A business associate does not need to provide a separate notice. But a covered entity must ensure through its contract with the business associate that the business associate’s uses and disclosures of protected health information and other actions are consistent with the covered entity’s privacy policies, as stated in covered entity’s notice. Also, a covered entity may use a business associate to distribute its notice to individuals.
Please note that the Notice must reflect any State law(s) that is more stringent than the Privacy Rule with respect to the use or disclosure of protected information. Where the covered entity is subject to the privacy laws of multiple States, the more stringent use and disclosure laws of each of the States, if any, must be reflected in the Notice.
When there is a material revision to the Notice based on a change in State law, covered entities must use the revised Notice to meet the Rule’s requirements for distribution of the Notice that occur on or after the effective date of the revised Notice. In particular, a health plan must provide individuals (in most cases, the named insured) then covered by the plan with the revised Notice within 60 days of the revision.
The NPP (above) should include a notice of the right of affected individuals to be notified in the event of a breach whereby the protected information is impermissibly used or disclosed to provide helpful context should a breach occur in the future.
The HITECH Act requires covered entities to provide notification to affected individuals, the Secretary of HHS, and the media (if more than 500 residents of the State or jurisdiction are impacted) following discovery of the breach. A breach is to be treated as discovered if any person (other than the individual committing the breach) that is an employee knows or should have known about the breach.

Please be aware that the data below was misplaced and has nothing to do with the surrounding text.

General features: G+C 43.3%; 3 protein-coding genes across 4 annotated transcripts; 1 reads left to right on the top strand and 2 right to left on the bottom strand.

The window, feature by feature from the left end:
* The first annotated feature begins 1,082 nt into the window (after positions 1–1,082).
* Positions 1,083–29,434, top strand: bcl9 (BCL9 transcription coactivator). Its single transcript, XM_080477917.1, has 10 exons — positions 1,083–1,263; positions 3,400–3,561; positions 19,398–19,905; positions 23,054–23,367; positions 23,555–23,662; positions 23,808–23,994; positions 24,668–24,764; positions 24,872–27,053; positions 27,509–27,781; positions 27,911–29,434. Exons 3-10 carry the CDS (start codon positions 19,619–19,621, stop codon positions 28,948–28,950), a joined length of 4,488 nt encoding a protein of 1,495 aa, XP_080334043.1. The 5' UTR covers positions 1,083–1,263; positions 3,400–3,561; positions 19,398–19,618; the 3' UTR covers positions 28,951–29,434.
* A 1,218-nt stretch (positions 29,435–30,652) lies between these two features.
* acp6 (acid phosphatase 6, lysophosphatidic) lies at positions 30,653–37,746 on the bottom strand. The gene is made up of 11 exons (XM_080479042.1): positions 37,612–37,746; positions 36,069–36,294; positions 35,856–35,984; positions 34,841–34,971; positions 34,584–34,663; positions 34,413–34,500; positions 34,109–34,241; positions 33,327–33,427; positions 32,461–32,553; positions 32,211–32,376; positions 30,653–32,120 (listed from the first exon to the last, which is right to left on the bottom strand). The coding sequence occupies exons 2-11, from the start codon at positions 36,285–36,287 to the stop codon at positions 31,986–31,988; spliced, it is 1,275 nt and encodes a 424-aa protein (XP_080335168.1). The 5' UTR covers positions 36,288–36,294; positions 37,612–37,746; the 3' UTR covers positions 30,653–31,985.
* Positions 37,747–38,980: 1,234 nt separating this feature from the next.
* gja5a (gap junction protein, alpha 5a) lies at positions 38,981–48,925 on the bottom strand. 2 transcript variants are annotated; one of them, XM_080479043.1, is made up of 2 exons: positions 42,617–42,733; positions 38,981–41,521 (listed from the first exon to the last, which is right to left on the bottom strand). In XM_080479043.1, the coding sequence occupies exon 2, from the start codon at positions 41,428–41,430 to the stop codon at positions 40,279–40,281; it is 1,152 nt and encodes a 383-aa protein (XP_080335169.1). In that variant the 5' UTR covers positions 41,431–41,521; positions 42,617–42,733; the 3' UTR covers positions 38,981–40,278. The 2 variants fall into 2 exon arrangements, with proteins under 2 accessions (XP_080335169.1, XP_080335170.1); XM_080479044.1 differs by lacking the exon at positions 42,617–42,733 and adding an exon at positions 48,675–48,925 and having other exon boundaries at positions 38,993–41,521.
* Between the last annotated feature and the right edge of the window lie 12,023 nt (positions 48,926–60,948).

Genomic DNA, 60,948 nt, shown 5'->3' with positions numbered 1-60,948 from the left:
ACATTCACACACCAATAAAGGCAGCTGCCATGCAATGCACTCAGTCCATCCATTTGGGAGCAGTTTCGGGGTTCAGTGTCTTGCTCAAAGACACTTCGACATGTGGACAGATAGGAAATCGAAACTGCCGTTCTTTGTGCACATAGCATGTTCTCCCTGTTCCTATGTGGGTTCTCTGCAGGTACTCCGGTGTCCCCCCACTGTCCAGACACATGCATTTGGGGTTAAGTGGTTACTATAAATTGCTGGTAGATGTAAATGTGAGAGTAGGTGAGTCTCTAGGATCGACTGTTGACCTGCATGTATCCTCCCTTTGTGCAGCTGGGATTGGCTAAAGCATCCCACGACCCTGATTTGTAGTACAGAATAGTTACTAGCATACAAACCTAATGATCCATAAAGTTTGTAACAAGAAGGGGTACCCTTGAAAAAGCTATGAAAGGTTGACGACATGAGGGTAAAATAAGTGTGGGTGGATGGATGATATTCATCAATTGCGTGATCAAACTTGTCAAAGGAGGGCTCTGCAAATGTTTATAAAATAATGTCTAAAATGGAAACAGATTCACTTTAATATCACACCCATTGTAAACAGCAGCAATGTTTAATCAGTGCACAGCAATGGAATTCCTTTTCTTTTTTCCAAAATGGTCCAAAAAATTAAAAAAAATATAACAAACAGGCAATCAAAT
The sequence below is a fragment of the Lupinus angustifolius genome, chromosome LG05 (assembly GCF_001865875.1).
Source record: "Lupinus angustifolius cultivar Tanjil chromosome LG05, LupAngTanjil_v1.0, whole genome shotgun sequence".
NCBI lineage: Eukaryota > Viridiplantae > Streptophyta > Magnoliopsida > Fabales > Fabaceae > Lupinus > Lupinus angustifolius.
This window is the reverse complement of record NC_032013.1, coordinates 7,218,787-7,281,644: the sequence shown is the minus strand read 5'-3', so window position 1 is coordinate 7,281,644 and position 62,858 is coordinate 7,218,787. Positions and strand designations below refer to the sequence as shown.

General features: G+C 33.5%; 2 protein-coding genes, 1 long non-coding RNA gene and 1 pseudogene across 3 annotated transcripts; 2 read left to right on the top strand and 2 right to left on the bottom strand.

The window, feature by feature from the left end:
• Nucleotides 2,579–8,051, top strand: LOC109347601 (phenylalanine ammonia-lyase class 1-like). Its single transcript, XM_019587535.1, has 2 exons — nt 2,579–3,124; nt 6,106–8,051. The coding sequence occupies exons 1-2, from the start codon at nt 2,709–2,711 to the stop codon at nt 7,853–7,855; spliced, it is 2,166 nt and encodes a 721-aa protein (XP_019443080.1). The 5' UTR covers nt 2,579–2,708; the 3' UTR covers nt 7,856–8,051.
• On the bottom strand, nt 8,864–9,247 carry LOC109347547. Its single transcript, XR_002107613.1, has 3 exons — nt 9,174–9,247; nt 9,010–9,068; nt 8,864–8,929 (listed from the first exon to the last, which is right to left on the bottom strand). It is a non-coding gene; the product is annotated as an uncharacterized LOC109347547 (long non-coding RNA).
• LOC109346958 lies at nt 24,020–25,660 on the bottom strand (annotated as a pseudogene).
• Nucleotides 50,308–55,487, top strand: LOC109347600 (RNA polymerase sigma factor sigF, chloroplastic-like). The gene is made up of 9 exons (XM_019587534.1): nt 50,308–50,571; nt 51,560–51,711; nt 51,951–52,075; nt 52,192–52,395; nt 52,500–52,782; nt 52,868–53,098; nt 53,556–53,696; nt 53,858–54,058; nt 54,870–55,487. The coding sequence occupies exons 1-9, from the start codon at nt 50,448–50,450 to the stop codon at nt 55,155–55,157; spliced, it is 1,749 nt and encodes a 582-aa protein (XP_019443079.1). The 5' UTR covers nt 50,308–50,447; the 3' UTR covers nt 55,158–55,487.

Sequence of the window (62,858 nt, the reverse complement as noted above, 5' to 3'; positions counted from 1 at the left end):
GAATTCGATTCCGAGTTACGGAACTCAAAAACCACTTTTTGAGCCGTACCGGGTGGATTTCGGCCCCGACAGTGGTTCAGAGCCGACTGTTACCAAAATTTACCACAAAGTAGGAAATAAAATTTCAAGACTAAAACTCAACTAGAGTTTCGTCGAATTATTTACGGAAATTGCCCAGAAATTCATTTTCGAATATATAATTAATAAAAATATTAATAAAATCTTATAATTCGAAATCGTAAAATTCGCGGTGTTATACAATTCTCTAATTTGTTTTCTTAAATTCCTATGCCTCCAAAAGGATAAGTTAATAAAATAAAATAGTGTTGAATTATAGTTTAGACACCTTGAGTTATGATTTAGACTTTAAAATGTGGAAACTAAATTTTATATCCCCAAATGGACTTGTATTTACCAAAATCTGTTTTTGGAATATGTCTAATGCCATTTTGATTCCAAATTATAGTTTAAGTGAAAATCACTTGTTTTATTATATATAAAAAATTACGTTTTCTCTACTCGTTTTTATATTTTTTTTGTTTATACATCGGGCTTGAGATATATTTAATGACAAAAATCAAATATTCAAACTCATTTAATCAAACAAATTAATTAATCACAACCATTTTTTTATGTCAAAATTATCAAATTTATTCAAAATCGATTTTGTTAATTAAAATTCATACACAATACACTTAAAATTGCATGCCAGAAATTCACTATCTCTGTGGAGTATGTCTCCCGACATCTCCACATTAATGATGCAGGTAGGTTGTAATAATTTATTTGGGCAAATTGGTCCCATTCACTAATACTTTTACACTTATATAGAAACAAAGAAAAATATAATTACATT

The notice should be sent within 60 days after it was discovered. The notice to the individual should include:
A business associate is required to notify the covered entity (or all covered entities if they are multiple) of the breach of unsecured protected health information so that the covered entity can notify affected individuals. This should occur not later than 60 days following discovery of the breach.
Please note that law enforcement may require a delay prior to breach notification.
DHHS’ Office of Civil Rights (OCR) is the governmental body that has the enforcement responsibility. Violations range in the amount from $100 – $50,000 dependent on the type of violation, for a maximum of $1.5 million in a calendar year.
As a business associate of a covered entity, your organization will need to take the following actions:
No. Although there are similarities between HIPAA and DMA’s Health Marketing Guidelines, HIPAA is law and The DMA’s Guidelines are not, and in some areas HIPAA requires more than The DMA Guidelines.